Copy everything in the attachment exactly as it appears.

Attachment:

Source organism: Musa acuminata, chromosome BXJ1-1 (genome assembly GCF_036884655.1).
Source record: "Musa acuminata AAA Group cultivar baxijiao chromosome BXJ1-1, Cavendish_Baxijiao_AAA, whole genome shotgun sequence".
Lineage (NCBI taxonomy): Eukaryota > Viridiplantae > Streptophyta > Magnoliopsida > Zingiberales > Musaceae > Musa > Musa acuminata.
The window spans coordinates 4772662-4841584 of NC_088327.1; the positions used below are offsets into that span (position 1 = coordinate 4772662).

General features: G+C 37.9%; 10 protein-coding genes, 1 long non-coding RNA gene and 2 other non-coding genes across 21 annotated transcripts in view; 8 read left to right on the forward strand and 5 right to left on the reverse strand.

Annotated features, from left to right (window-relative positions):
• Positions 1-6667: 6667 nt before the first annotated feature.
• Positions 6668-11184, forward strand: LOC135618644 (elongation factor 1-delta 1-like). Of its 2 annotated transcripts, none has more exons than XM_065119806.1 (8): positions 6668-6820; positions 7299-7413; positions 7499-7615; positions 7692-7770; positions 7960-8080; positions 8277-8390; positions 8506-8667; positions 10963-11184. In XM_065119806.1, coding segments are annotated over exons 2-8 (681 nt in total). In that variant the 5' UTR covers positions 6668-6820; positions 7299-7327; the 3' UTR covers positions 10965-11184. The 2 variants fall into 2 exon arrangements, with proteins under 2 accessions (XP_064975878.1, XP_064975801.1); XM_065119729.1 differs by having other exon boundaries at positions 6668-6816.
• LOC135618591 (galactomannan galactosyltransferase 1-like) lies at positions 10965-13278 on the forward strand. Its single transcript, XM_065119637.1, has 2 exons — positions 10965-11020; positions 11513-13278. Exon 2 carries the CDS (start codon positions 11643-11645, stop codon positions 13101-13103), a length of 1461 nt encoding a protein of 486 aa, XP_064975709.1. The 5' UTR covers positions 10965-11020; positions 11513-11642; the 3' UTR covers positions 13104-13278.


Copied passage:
Source organism: Musa acuminata, chromosome BXJ1-1 (genome assembly GCF_036884655.1).
Source record: "Musa acuminata AAA Group cultivar baxijiao chromosome BXJ1-1, Cavendish_Baxijiao_AAA, whole genome shotgun sequence".
Lineage (NCBI taxonomy): Eukaryota > Viridiplantae > Streptophyta > Magnoliopsida > Zingiberales > Musaceae > Musa > Musa acuminata.
The window spans coordinates 4772662-4841584 of NC_088327.1; the positions used below are offsets into that span (position 1 = coordinate 4772662).

General features: G+C 37.9%; 10 protein-coding genes, 1 long non-coding RNA gene and 2 other non-coding genes across 21 annotated transcripts in view; 8 read left to right on the forward strand and 5 right to left on the reverse strand.

Annotated features, from left to right (window-relative positions):
• Positions 1-6667: 6667 nt before the first annotated feature.
• Positions 6668-11184, forward strand: LOC135618644 (elongation factor 1-delta 1-like). Of its 2 annotated transcripts, none has more exons than XM_065119806.1 (8): positions 6668-6820; positions 7299-7413; positions 7499-7615; positions 7692-7770; positions 7960-8080; positions 8277-8390; positions 8506-8667; positions 10963-11184. In XM_065119806.1, coding segments are annotated over exons 2-8 (681 nt in total). In that variant the 5' UTR covers positions 6668-6820; positions 7299-7327; the 3' UTR covers positions 10965-11184. The 2 variants fall into 2 exon arrangements, with proteins under 2 accessions (XP_064975878.1, XP_064975801.1); XM_065119729.1 differs by having other exon boundaries at positions 6668-6816.
• LOC135618591 (galactomannan galactosyltransferase 1-like) lies at positions 10965-13278 on the forward strand. Its single transcript, XM_065119637.1, has 2 exons — positions 10965-11020; positions 11513-13278. Exon 2 carries the CDS (start codon positions 11643-11645, stop codon positions 13101-13103), a length of 1461 nt encoding a protein of 486 aa, XP_064975709.1. The 5' UTR covers positions 10965-11020; positions 11513-11642; the 3' UTR covers positions 13104-13278.